There are very concrete things suggested here, but the bigger picture is about informing the child’s desires which they get at by way of talking about the conscience. They name four “promptings of the conscience” and teach how to coordinate your parenting to take advantage of them. They help children respond to mistakes instead of blaming, defending or justifying.  (As I read those portions, again, I felt like I, myself, continually need to work on this stuff.)  I’ve got some interior work to do.  Don’t we all?

Not to switch gears too quickly — okay, that’s what I’m going to do, quickly — I am also reading the brand newScary Close- Dropping the Act and Finding True Intimacy.jpg Donald Miller memoir, a story of a year in his life as he was thinking about getting engaged, and his realization (with the help of a stint at a counseling center, sort of a rehab for wounded people) about how he uses all kinds of outer skills and strategies to keep himself from being deeply known. Many of us do this, I think — put on an act for our public demeanor, but then forget to “drop the act” and end up with layers of false selves, performing, rather than “being.”  True intimacy, Miller says in the brilliant Scary Close: Dropping the Act and Finding True Intimacy (Nelson; $19.99) can come as we shed some of these acts, these false selves, our masks, the armor we use to protect ourselves from the vulnerability of being close and real with others. It’s a fun and funny book, with tons of great insight about knowing oneself and being in relationships. The touching forward by Bob Goff is almost worth the price of the whole book!

Here is a link to a youtube interview with Donald Miller about the new book. Check it out, and come on back here to place an order.

I am liking Scary Close quite a lot, and it has me thinking about how this full grown and very successful man had to relearn some hard stuff about relationships, and how this took some pretty intentional efforts at self-awareness, changing some habits, working (with God’s help, and some trusted friends) on some interior matters.  I will tell you more about it later, but it is a refreshing, clear, and moving tale about one man’s journey into being a better person.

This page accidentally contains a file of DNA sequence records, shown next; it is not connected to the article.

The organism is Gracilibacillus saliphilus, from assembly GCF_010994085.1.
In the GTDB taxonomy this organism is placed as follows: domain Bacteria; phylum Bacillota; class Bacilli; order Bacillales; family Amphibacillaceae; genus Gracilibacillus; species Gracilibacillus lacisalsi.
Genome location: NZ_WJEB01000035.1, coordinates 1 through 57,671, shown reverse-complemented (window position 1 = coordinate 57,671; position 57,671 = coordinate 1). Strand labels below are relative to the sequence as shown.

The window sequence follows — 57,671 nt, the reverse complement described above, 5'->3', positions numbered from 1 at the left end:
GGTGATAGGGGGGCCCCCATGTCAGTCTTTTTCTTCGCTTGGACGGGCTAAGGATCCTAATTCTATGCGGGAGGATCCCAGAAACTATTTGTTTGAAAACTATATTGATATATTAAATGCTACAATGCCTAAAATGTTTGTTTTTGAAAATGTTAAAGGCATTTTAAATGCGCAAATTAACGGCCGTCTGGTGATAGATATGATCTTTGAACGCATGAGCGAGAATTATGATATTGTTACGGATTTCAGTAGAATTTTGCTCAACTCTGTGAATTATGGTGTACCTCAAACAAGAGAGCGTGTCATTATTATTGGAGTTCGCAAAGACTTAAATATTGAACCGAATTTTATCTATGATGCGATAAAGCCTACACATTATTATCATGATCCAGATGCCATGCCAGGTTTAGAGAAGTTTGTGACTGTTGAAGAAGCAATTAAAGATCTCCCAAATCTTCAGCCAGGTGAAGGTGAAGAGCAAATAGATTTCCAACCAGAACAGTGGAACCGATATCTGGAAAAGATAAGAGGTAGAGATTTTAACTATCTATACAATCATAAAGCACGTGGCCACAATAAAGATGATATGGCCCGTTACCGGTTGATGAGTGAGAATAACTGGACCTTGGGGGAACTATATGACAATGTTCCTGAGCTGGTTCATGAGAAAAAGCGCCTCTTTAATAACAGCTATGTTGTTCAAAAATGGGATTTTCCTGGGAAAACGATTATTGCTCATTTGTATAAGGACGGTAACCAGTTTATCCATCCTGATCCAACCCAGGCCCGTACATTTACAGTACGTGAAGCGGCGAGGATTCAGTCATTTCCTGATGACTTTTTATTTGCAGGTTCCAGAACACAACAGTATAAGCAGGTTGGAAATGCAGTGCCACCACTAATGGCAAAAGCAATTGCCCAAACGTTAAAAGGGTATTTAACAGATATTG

raise kids poster.jpgparenting is the process poster.jpg

Which is, I suppose, what most self-help books are about: helping you become better.

But that is always related to your story, your issues, your perceptions of the world and what God is like and what God most wants.

Turansky and Miller know this: good parenting skills aren’t enough.  We must work to shape and nurture and develop our children into the mature and wise and virtuous people God wants them to be. Which is to say it is “heart work.”  And, as they make clear in Motivate Your Child, to be motivated to do the right thing isn’t natural or simple, but takes the extraordinary work of God, which comes best as we are engaged in faith development in response to God’s Word. If our life stories are to be fruitful and faithful, we have to find ourselves in God’s story, Christ’s redemption of the world.  So we have to find ways to offer spiritual training to our children that is creative, winsome, healthy and fun. This book will help motivate you to help change the way you parent, which could help change the way your family relates. It can help change the way your children live.

If you would like us to get autographed copies of any of their books for you, we can have them sign them on Friday night, and ship them to you next week.  Just let us know to whom you want them inscribed. They can just autograph them, or offer them to a particular person.  Just let us know what you prefer.motivate - larger cover.jpg